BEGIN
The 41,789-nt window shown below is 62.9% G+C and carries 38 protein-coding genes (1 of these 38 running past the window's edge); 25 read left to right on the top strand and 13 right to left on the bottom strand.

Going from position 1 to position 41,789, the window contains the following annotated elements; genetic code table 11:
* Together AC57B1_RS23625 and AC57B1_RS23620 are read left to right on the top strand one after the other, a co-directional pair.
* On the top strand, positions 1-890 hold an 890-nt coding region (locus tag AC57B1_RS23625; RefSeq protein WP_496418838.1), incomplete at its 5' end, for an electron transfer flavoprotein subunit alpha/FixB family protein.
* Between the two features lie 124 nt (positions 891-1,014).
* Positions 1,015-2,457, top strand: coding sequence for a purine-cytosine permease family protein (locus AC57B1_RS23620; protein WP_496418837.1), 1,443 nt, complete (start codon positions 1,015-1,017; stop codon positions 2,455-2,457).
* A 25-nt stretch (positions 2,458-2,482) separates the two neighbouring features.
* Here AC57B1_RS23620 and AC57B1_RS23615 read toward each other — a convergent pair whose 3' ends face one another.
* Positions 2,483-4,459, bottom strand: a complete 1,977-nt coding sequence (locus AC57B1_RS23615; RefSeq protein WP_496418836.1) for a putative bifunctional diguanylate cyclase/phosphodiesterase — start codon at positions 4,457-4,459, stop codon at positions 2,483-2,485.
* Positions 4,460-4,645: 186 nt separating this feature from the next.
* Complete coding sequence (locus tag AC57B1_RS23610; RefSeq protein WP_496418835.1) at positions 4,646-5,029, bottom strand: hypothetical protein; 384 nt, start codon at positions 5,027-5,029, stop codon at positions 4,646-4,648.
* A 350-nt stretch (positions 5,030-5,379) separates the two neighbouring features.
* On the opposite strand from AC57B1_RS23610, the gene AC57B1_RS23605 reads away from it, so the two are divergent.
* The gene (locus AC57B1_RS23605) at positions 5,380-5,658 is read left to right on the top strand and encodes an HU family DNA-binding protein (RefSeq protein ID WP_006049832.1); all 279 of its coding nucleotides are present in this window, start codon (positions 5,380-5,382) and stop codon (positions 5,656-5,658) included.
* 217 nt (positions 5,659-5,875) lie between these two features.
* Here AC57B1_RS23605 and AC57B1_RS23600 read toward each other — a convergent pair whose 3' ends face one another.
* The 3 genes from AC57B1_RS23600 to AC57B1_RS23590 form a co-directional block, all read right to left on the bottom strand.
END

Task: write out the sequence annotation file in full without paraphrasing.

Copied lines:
The 41,789-nt window shown below is 62.9% G+C and carries 38 protein-coding genes (1 of these 38 running past the window's edge); 25 read left to right on the top strand and 13 right to left on the bottom strand.

Going from position 1 to position 41,789, the window contains the following annotated elements; genetic code table 11:
* Together AC57B1_RS23625 and AC57B1_RS23620 are read left to right on the top strand one after the other, a co-directional pair.
* On the top strand, positions 1-890 hold an 890-nt coding region (locus tag AC57B1_RS23625; RefSeq protein WP_496418838.1), incomplete at its 5' end, for an electron transfer flavoprotein subunit alpha/FixB family protein.
* Between the two features lie 124 nt (positions 891-1,014).
* Positions 1,015-2,457, top strand: coding sequence for a purine-cytosine permease family protein (locus AC57B1_RS23620; protein WP_496418837.1), 1,443 nt, complete (start codon positions 1,015-1,017; stop codon positions 2,455-2,457).
* A 25-nt stretch (positions 2,458-2,482) separates the two neighbouring features.
* Here AC57B1_RS23620 and AC57B1_RS23615 read toward each other — a convergent pair whose 3' ends face one another.
* Positions 2,483-4,459, bottom strand: a complete 1,977-nt coding sequence (locus AC57B1_RS23615; RefSeq protein WP_496418836.1) for a putative bifunctional diguanylate cyclase/phosphodiesterase — start codon at positions 4,457-4,459, stop codon at positions 2,483-2,485.
* Positions 4,460-4,645: 186 nt separating this feature from the next.
* Complete coding sequence (locus tag AC57B1_RS23610; RefSeq protein WP_496418835.1) at positions 4,646-5,029, bottom strand: hypothetical protein; 384 nt, start codon at positions 5,027-5,029, stop codon at positions 4,646-4,648.
* A 350-nt stretch (positions 5,030-5,379) separates the two neighbouring features.
* On the opposite strand from AC57B1_RS23610, the gene AC57B1_RS23605 reads away from it, so the two are divergent.
* The gene (locus AC57B1_RS23605) at positions 5,380-5,658 is read left to right on the top strand and encodes an HU family DNA-binding protein (RefSeq protein ID WP_006049832.1); all 279 of its coding nucleotides are present in this window, start codon (positions 5,380-5,382) and stop codon (positions 5,656-5,658) included.
* 217 nt (positions 5,659-5,875) lie between these two features.
* Here AC57B1_RS23605 and AC57B1_RS23600 read toward each other — a convergent pair whose 3' ends face one another.
* The 3 genes from AC57B1_RS23600 to AC57B1_RS23590 form a co-directional block, all read right to left on the bottom strand.